Indeed, the objective of the Fisheries Management Plan of Ghana (2015-2019) is to reduce the excessive pressure on fish stocks; to ensure that fish stocks within the fisheries waters of Ghana are exploited within biologically acceptable levels;to ensure that the fisheries legislation is implemented to protect the nation's fish resources; to protect marine habitats and bio-diversity; to contribute to enhancing export opportunities and strengthening value addition; to strengthen participatory decision-making in fisheries management(co-management); and to meet Ghana's regional and international fisheries management obligations.


However, the USAID/GSFMP report titled: Fisheries and Food Security, notes that as a result of weak implementation, Ghana is yet to reverse the declining fish stock trends.


A successful or effective Closed Season should, therefore, cover all sectors of the fishing industry in order to be able to effectively monitor, control and enforce while a moratorium should be placed on new entrants and an end to open access.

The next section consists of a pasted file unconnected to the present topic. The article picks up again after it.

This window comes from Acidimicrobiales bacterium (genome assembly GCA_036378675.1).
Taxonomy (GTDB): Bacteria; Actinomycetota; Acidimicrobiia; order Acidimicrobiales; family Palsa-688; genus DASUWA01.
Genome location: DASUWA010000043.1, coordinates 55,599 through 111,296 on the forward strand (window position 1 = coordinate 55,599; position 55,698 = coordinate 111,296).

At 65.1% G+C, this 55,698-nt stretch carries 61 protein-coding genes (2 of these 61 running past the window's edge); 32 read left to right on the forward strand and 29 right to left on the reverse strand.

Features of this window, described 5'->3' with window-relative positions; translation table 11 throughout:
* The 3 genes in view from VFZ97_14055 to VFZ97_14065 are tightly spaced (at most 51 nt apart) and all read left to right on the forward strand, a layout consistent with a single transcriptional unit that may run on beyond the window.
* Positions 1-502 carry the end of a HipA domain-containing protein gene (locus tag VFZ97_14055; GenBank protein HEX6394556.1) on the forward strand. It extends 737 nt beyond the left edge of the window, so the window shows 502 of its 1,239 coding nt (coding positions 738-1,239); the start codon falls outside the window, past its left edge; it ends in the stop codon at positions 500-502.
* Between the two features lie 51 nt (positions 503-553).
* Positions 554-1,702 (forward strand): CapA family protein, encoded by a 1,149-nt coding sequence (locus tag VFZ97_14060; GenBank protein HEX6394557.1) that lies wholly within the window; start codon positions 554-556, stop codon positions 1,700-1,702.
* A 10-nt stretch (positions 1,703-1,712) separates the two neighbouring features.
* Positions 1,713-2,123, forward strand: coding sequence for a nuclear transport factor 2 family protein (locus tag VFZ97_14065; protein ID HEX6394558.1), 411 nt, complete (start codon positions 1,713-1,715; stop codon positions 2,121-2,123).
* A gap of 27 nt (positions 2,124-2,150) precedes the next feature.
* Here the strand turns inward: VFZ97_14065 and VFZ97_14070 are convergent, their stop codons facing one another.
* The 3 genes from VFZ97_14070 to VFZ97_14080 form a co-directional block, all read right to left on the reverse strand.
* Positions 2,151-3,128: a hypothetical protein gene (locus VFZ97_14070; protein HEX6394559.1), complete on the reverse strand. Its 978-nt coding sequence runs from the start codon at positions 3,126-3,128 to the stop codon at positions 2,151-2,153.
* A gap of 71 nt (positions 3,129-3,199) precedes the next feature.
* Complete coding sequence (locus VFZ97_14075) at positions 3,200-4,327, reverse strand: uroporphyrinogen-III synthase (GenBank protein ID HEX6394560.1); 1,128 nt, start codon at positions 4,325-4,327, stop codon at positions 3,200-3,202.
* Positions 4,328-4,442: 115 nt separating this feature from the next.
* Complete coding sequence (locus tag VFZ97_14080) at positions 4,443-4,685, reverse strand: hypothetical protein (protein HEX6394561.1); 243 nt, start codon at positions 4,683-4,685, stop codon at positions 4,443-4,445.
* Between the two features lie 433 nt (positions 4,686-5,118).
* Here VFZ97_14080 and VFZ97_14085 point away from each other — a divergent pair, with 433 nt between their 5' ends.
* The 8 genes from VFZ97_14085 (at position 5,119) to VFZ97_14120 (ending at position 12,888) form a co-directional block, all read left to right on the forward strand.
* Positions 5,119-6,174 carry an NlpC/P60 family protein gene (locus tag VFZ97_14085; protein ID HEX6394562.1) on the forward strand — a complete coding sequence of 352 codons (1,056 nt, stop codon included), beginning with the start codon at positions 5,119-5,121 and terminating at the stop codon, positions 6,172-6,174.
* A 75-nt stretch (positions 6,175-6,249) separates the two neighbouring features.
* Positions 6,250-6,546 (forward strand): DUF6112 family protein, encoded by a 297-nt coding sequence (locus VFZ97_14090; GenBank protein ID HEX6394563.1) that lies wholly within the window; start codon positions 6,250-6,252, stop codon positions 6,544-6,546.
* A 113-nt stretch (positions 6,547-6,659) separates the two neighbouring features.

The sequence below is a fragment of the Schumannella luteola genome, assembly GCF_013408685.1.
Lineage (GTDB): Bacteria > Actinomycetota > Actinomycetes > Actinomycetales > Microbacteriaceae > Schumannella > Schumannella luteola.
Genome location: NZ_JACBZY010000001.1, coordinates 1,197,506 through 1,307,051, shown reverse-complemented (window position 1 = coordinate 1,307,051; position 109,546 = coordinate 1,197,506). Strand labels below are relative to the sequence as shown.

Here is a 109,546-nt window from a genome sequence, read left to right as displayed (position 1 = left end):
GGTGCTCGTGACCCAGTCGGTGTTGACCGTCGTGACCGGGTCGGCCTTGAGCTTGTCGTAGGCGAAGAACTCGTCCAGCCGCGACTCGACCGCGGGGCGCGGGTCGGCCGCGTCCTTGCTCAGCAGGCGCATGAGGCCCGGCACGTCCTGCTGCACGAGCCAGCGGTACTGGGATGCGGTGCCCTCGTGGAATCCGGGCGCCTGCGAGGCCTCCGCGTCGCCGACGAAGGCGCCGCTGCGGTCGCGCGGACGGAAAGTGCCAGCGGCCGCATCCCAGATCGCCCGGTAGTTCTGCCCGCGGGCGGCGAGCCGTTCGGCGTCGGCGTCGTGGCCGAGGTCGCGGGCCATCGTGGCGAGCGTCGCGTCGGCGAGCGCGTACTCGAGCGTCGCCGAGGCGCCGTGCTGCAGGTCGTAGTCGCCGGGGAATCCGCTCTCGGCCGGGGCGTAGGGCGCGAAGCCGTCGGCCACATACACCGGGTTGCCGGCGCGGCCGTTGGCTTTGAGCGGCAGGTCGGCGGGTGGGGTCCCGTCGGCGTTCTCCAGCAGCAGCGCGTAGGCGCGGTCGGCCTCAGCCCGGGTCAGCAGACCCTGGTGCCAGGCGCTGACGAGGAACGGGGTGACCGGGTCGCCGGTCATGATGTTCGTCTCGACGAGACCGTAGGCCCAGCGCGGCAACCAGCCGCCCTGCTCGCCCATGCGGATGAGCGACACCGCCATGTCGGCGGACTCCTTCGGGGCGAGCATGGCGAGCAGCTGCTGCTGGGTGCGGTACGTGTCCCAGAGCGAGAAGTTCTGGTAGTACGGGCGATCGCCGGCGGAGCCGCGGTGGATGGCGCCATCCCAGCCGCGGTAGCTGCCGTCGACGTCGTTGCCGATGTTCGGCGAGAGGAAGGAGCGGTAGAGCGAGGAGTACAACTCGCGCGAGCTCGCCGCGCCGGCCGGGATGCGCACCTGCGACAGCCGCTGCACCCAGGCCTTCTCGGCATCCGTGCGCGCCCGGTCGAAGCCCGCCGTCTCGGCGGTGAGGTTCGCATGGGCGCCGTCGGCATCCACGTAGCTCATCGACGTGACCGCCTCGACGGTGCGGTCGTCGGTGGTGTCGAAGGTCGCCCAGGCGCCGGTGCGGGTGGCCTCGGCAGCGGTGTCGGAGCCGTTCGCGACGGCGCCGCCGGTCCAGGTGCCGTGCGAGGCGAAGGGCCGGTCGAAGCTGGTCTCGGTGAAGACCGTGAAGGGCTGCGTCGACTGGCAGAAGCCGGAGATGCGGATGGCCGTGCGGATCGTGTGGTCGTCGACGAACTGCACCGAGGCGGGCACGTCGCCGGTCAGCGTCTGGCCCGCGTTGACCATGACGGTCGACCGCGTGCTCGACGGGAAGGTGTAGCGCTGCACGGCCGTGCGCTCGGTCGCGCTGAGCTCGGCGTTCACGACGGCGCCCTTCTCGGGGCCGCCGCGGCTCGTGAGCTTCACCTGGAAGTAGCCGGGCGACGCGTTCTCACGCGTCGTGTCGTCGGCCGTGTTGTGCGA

There has also been the call for an additional fishing holiday while fishing gear restrictions (net dimensions and mesh size) should be strictly enforced.


Public awareness creation on the impact of  fish stock depletion and the role of stakeholders  have also been identified as critical to efforts at rebuilding stock levels.


And it is expected that the STWG projects  should lead to an increase in landings to 90,000 metric tons by 2030 estimated, at least,  to about GHC 270 million.


The writer is an officer of the Information Services Department.